March 2017, Vol. 17 No. 3
Which camp is right for your family? Here's the easy answer. Visit Camp Fair on Saturday, March 11, from noon to 4 p.m. at Audrey Moore RECenter. It's one-stop shopping for spring and summer camps. Your second opportunity to sample summer camps is Saturday, March 25 when Frying Pan Farm Park hosts Summer Campler from 11 a.m. to 2 p.m. Visit the farm animals and get a sneak peek of summer activities on the farm.
Deer can cause havoc in your yard. Inspired by a visit to Ellanor C. Lawrence Park, some local students took on that suburban challenge and created a robotic solution. Meet R2Deer2 in our blog.
It's not hard to identify the frogs and toads that herald spring awakenings in the parks. There's a short video that will help you learn the calls as they start getting active in warming temperatures.
Lend us an ear and follow the progress of spring through frog calls, then stay in touch with nature's annual journeys by following the nature almanac on the Hidden Pond Nature Center website.
The trails we recommended for First Hike Fairfax are still there. If you're a hiker or want to explore new turf, here are five can't-miss trails in Fairfax County Park Authority parks. See photos of them on our Flickr page. If you're a first-time visitor to any of the trails, the Fairfax County Park Foundation asks you to please drop them a note about your experience.
Have you stuck to your New Year's resolutions? Need some support to stick to your goals?
Well, we can provide the sticky part. Come to the last Maple Syrup Boil Down of the spring. It's Sunday, March 5, at Colvin Run Mill Historic Site in Great Falls.
Frying Pan Farm Park is not just for kids. If you've never been there, watch Park Manager Yvonne Johnson take you on a two-minute video tour of one of the most popular parks in Fairfax County. Then, visit the park.
It's been a barn. It's been a church. It's been a visitor center.
Frying Pan Farm Park is home to substantial Fairfax County history as well as its popular farm animals, and it's easy to look past some of the history because of the livestock. This is how Fairfax County used to look, and this is how people lived. Catch up on a little of that history through our blog about the park's visitor center.
Do you feel connected to the natural joys of outdoor Fairfax County? More than 10 percent of the county is federal, state or local agency parkland. Maria Parisi writes in our blog about finding a connection to it as a Fairfax Master Naturalist.
There are two chances in March to hear experts in the Harry Allen Winter Lecture Series at Green Spring Gardens. Topics include garden styles and greenhouses.
In addition, Master Gardeners offer talks on kitchen gardening, garden maintenance, bee habitat, ground covers, and gardening for birds. Explore more in our blog about getting ready for spring.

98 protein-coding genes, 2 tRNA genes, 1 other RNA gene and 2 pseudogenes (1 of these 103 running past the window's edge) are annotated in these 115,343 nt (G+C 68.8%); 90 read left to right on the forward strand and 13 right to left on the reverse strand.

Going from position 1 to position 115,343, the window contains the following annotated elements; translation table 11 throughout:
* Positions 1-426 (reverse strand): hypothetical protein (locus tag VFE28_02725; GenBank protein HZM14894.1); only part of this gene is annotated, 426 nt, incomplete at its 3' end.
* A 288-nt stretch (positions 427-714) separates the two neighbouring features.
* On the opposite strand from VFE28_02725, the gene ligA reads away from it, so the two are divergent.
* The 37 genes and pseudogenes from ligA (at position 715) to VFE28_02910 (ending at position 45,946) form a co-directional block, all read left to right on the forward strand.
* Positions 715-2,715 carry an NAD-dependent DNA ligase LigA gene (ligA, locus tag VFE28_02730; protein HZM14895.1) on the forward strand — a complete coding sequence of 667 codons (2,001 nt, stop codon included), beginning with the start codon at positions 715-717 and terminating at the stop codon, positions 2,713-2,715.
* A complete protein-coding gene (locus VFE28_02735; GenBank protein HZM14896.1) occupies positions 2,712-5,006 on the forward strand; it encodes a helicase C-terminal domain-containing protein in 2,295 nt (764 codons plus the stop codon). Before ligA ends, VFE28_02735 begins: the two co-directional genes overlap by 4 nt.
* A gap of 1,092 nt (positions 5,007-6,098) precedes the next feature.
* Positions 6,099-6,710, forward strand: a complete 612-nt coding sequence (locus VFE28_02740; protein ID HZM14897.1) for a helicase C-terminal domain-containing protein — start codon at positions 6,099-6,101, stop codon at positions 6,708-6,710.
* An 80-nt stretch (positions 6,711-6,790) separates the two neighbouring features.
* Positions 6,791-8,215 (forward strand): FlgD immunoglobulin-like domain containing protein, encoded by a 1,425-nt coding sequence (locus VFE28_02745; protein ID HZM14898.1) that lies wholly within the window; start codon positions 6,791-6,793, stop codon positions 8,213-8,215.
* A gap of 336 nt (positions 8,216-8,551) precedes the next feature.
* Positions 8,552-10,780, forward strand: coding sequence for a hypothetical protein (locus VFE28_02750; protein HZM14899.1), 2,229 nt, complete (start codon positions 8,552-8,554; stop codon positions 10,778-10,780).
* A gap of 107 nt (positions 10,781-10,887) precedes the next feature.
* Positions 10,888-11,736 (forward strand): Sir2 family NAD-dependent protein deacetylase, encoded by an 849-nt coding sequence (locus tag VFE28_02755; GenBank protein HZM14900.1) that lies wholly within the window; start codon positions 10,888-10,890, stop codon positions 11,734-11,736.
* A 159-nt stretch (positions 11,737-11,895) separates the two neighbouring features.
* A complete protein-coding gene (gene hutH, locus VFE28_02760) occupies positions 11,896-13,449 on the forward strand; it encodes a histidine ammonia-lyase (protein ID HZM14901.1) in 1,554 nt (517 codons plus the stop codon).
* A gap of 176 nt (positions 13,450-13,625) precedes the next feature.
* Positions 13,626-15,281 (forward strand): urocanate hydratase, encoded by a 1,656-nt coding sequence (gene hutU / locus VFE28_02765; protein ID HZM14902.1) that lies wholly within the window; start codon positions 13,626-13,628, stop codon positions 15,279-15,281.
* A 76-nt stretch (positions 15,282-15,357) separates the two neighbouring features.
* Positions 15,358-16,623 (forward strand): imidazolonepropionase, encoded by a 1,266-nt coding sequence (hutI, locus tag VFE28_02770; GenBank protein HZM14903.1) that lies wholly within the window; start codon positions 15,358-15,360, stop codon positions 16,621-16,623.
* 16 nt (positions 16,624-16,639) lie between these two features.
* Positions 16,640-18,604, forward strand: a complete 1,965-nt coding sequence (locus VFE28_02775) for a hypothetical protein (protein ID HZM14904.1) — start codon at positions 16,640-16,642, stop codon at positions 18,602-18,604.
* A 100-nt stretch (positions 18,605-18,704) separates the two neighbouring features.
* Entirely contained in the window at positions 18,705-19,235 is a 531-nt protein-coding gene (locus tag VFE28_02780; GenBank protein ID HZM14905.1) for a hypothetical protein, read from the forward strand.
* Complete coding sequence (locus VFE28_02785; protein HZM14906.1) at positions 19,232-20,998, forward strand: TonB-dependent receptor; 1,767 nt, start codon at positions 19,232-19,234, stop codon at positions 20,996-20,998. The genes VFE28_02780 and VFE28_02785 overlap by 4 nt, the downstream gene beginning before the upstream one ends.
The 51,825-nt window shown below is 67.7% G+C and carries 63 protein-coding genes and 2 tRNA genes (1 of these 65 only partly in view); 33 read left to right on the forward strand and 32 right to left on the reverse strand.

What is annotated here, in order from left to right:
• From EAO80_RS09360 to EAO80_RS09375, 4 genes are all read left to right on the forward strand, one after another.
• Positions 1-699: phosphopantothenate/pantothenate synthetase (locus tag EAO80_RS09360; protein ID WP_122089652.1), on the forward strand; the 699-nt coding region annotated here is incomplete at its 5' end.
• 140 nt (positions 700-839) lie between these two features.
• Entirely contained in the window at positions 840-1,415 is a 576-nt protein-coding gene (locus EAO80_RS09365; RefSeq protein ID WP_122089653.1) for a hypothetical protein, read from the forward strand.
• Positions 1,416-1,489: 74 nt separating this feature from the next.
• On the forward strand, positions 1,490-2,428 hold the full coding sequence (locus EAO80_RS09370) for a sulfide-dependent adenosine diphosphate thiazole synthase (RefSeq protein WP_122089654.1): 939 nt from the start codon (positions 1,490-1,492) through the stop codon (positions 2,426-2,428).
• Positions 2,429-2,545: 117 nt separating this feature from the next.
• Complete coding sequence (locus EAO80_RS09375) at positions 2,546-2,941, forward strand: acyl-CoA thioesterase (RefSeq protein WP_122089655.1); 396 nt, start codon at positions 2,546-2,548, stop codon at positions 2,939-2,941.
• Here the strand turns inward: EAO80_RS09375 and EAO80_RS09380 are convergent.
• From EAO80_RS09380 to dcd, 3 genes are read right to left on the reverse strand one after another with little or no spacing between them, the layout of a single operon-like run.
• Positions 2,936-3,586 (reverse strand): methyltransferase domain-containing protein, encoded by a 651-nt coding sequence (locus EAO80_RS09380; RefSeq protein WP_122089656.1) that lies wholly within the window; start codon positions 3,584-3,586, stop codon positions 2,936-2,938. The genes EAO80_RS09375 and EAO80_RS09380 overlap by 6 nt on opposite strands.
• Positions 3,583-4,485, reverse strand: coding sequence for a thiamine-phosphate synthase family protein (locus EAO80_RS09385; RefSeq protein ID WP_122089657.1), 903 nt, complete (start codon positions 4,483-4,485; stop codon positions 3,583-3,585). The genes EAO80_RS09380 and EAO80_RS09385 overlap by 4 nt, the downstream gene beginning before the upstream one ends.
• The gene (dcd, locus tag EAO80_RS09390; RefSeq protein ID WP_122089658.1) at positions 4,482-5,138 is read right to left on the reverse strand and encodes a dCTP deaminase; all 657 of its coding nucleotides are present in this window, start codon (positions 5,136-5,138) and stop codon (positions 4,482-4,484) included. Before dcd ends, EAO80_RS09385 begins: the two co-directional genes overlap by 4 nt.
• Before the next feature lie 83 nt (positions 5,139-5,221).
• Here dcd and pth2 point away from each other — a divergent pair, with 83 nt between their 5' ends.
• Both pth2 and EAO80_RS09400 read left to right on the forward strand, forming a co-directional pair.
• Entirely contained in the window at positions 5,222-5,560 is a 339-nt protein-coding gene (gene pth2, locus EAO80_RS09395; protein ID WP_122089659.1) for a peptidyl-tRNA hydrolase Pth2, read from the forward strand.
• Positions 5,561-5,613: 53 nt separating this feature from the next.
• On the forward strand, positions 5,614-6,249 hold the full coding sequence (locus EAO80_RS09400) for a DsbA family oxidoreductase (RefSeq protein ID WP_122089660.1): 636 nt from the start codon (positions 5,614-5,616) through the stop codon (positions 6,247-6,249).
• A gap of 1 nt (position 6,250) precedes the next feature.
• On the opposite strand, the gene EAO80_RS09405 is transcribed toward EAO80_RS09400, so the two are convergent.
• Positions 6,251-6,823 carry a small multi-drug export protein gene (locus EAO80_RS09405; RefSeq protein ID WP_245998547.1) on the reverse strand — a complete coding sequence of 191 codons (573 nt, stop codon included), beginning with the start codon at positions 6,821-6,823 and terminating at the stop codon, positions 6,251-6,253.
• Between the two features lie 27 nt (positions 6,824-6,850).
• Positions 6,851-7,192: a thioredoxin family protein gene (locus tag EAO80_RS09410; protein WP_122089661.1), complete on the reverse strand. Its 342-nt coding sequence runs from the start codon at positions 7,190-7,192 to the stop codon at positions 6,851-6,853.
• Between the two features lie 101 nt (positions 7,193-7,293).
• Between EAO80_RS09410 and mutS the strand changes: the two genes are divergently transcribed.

See-and-touch is a great way to learn. So see and touch at a Family Owl Outing on March 10 and at the Festival of Owls at Huntley Meadows Park on March 11.
See live owls up close. Touch feathers and bones. Register online.
Bring your stuffed animals to meet real critters. Hidden Oaks Nature Center hosts a pajama party for youngsters who would like to hear a bedtime story and say good night to the center's exhibit animals. Details are on our website.
You may see some construction at Hidden Pond Nature Center during March and April. A new playground is being built. Look for it to open in early summer.
Remember the fun of digging in the dirt? It's still fun. Volunteer with the Fairfax County Archaeological Research team.
There's an orientation session on Thursday, March 23 at the James Lee Community Center in Falls Church, Va.
Go Green. Spend time in a park on the weekend of St. Patrick's Day. There's a program for 3-to-9 year-olds about green things in parks at Hidden Oaks Nature Center, and Ellanor C. Lawrence Park hosts a Wear Green Campfire. Details are on our website.
The Park Authority is renewing the Master Plan for Lake Accotink Park, a process that will affect how the park is managed for the next couple of decades. Get information about the process and have your say in the park's future by taking part in the online surveys on our website.
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Only 62 people in the U.S.A. are certified green. Four of them are in Fairfax County.
Find out why that's a good thing.
Slave Life Exhibit at Sully Historic Site
Survey: Have Your Say on the County's Environmental Vision
artiFACTS in Fairfax County: Learning from a Tobacco Pipe
Park Authority Board Elects Officers
Fairfax County Cuts Greenhouse Gas Emissions 10 Percent
Encourage park stewardship by sharing this newsletter.
This is a Fairfax County Park Authority publication.
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